However, there are also signs that the Middle East is not totally beholden to the Russian way and is willing to use the crisis to secure aims of its own. With China’s President Xi presently in Saudi Arabia to foster stronger ties, having been less effusive about Beijing’s support of Moscow than the latter would have liked, Putin may yet be nervous that the dictators may indeed be sticking together, just with himself outside the tent (and six separate Middle Eastern nations being members of the Shanghai Co-operation Organisation tilts the balance of that organisation significantly).

Qatar for one has benefited enormously from the West’s decision to abstain from Russian oil and gas, making huge headway in planned sales to the UK and the expansion of Qatari-owned facilities in Wales, and Austria and Germany securing similar deals for natural gas – given that this is directly at Russia’s expense, these are the kind of deals that will further enhance the prestige and position that will see the Middle East forge even closer economic and political ties, particularly with the West unlikely to put itself through the pain of cutting off a new supply.

But more than this, the region sees Russia’s daily humiliation on the global stage as proof that the world is shifting to one of multipolarity, rather than the two or three ‘great powers’ approach that has been largely presumed since 1945. While such deals may be good for America and Europe, they are made because they will be better for Qatar et al – and a Middle East that is both growing in confidence in its own position, and more important in the global conversation, shifts the power balance towards the new power centres in Riyadh, Abu Dhabi, and Doha. Being aligned with everyone means that everyone is aligned to you – and so it becomes harder to both cut you out of the conversation and stop you dictating its future course.

It is not as though the Middle East is overly interested in making concessions to the West. Qatar’s hosting of the current World Cup is a case in point: claims of human rights violations have been repeatedly ignored, the rhetoric on ‘respecting’ a culture that criminalises homosexuality enhanced, and just two days before the tournament began, it was decided that alcohol would not be available in stadiums after all. This is not the power of sport bringing change to the region, this is the region using sport to solidify the imposition of its own ways and whims regardless of how these are seen elsewhere. For Qatar in particular, the tournament provided an opportunity to flex its muscles not only to the world at large, but to its neighbours and enemies alike in the Middle East: to say that they faced down the disapproval of the West and carried on regardless, and that they alone can parlay the global focus that the World Cup brings into greater future success. It was not so long ago that Saudi Arabia was talking about digging a radioactive trench on the border between the two countries. Now they cheer for each other at football.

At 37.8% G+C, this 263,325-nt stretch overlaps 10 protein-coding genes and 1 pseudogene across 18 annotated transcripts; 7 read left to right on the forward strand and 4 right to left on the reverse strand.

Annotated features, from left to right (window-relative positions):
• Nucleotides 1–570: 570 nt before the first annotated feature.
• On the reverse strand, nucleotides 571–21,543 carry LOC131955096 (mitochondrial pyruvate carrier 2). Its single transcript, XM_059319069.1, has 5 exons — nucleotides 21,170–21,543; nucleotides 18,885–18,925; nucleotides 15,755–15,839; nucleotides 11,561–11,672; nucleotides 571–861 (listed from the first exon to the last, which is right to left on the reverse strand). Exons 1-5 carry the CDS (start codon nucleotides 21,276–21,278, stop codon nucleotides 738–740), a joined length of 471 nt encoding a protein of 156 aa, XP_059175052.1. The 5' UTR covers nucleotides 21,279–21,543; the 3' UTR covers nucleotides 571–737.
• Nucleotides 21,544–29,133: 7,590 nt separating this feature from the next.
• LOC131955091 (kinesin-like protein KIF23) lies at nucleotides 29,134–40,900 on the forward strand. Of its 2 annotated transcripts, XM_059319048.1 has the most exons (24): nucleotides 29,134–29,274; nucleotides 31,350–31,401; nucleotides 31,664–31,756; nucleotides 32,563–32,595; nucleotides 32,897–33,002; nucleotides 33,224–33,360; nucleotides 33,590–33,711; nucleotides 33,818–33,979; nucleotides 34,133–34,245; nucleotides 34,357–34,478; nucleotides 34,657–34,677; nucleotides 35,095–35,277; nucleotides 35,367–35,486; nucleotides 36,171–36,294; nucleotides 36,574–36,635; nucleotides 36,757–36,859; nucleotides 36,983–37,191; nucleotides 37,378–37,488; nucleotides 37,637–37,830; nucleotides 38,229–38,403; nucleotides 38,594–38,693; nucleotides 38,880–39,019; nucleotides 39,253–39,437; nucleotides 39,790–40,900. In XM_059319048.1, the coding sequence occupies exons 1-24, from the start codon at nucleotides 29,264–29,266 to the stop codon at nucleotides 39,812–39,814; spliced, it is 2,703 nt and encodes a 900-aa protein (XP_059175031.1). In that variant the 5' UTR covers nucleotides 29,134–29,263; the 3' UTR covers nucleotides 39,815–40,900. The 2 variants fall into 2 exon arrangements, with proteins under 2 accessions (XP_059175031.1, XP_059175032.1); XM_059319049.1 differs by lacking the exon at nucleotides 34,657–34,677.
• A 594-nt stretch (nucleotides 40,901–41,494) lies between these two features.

What is increasingly bringing the Middle East together is an understanding of, and an absolute willingness to act on, the new tensions and realities of the global political and economic situation and their growing role to influence it. And whether that is alongside Russia and the West, or apart from them, is ultimately immaterial to a region that sees the advent of multipolarity, and the collapse of global hegemony, as opportunity that’s too good to miss.